Then the meaning of Guinness' patriotism became clear. Our host for the evening, after a few remarks he believed were jokes, told us that the true purpose of the evening was to convert everyone into a "Guinness Believer." The Spike is not making this up. The Spike was then asked to pick up this or that type of beer from the trough and sample the difference in the bottle draft and the can draft. These are not to be confused with the draft draft. As if.
Our host divulged that there was nitrogen in the beer.
"What's in the beer?" he asked, over and over.
"Nitrogen!" shouted the room, suddenly full of Pavlovian alcoholics who gulped down anything liquid that they were given.
For some reason, which The Spike thinks may have something to do with trying to make Guinness sexy, our host kept using the words "surge" and "head" over and over again. Now, everyone knows that beer sells best when accompanied by sex, but The Spike figures that they need to use bribery as well, because a pub full of white Irish guys drinking pints of brown liquid while singing "Danny Boy" just isn't sexy. Not even after three pints of Guinness.
The Spike isn't sure that anyone at the table really became a "Believer," but one man was inspired to abscond with two bottles of the draft in his pockets, so that should count for something.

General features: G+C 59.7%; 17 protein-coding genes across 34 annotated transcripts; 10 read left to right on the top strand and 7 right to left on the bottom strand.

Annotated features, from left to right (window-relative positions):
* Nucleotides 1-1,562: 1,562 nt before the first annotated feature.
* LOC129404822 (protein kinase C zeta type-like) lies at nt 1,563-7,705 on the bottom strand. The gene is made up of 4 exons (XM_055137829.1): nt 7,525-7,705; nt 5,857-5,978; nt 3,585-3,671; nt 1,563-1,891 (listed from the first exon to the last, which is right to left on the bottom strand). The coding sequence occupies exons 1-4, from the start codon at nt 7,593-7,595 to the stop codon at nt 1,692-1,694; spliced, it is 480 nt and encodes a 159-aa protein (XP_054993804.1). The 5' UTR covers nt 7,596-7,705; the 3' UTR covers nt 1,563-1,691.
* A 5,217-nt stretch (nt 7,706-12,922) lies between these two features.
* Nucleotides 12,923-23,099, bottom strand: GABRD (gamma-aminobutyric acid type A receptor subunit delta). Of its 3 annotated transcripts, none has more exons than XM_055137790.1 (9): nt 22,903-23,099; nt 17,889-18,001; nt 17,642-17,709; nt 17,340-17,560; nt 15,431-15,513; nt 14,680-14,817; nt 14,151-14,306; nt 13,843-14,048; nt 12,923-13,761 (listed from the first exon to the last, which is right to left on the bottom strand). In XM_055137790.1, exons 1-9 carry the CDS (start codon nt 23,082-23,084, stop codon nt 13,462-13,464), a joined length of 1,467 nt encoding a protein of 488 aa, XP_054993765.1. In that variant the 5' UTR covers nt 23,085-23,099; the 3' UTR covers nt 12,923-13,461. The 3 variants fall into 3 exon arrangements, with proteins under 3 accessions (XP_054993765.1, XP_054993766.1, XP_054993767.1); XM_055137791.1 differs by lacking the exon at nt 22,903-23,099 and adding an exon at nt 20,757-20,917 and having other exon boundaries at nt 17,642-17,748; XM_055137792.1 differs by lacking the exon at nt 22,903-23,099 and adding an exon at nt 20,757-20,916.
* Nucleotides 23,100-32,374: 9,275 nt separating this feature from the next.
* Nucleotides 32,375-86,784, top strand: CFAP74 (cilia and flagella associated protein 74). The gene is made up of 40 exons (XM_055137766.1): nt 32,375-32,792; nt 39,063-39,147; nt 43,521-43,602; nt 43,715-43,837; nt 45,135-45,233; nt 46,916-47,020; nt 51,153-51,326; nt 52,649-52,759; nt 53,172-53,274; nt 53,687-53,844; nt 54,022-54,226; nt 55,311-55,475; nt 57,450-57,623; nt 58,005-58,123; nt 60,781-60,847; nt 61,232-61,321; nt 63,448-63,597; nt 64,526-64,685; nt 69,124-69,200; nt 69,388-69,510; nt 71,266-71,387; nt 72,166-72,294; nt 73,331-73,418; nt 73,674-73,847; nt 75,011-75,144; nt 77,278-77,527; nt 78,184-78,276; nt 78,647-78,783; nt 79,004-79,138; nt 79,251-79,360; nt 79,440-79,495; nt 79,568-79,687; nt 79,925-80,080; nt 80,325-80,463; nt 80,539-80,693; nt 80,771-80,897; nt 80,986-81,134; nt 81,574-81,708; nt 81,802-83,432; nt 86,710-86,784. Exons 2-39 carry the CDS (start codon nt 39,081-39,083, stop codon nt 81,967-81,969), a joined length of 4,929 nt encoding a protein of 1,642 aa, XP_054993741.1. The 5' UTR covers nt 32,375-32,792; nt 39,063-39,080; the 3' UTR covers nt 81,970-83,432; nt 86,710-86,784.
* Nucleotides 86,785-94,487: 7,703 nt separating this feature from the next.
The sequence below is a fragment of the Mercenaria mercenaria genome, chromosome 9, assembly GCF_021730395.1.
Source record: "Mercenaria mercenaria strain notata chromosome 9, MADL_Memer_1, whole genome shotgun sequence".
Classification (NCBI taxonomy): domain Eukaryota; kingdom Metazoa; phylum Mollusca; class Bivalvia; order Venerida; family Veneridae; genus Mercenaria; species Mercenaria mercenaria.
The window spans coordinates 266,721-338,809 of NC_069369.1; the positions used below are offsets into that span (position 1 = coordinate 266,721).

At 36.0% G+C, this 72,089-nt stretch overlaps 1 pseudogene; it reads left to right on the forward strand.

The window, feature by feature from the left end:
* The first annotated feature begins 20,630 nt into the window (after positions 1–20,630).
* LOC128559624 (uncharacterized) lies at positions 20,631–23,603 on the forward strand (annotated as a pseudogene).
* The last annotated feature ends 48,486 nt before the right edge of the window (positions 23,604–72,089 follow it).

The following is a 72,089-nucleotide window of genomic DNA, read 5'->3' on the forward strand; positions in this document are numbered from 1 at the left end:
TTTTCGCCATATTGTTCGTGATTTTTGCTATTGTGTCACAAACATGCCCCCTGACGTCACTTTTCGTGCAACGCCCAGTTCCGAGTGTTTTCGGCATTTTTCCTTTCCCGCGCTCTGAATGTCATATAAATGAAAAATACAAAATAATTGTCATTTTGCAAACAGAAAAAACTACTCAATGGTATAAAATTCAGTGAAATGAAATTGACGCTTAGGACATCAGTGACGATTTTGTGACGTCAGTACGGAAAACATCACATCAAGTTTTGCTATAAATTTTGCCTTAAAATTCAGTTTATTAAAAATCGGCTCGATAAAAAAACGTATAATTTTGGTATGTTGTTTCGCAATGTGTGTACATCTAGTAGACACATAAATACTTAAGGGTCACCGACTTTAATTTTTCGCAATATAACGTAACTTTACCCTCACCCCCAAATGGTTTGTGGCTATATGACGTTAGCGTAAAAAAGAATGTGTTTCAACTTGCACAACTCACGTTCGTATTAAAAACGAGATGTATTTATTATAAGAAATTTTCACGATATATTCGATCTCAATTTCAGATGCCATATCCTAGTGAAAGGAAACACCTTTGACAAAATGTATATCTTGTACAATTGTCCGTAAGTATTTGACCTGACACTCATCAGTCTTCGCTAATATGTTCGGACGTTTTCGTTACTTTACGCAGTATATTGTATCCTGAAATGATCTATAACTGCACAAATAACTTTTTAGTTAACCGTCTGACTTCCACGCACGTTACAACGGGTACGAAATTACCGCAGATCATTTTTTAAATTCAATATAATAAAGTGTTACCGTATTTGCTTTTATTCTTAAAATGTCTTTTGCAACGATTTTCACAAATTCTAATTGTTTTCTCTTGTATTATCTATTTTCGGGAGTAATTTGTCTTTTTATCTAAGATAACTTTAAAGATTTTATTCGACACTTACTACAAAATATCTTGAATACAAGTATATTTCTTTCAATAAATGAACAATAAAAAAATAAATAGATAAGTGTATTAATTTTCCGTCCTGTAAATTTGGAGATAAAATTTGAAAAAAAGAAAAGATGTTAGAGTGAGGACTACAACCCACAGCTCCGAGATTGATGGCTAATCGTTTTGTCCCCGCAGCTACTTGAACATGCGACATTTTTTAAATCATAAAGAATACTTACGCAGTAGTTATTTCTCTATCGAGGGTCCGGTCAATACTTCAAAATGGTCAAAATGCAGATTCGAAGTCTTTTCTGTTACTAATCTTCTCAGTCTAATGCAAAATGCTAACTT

The party ended with The Spike pondering this ethical question: Since The Spike accepted enough free Guinness to even be pondering (much less driving), does The Spike now have some sort of moral commitment to the Guinness label? Would ordering a Bud Light or Fat Tire now be tantamount to treason? Is The Spike part of the Coors/Miller/Budweiser Axis of Evil if it doesn't drink Guinness?
Evidently, it is no longer enough to merely drink beer. Now, it is necessary to pick sides. Guinness must think the title "King of Beers" is up for grabs.
But The Spike isn't going to bite the hand that provides food and drink, so here goes (with apologies to Francis Bellamy):
The Spike pledges allegiance to the beer of the Guinness/Bass Import Company and to the hangover for which it stands. One bottle, under (insert deity or substitute word of choice), inebriated, with draft pour spouts and nitro-surge for all.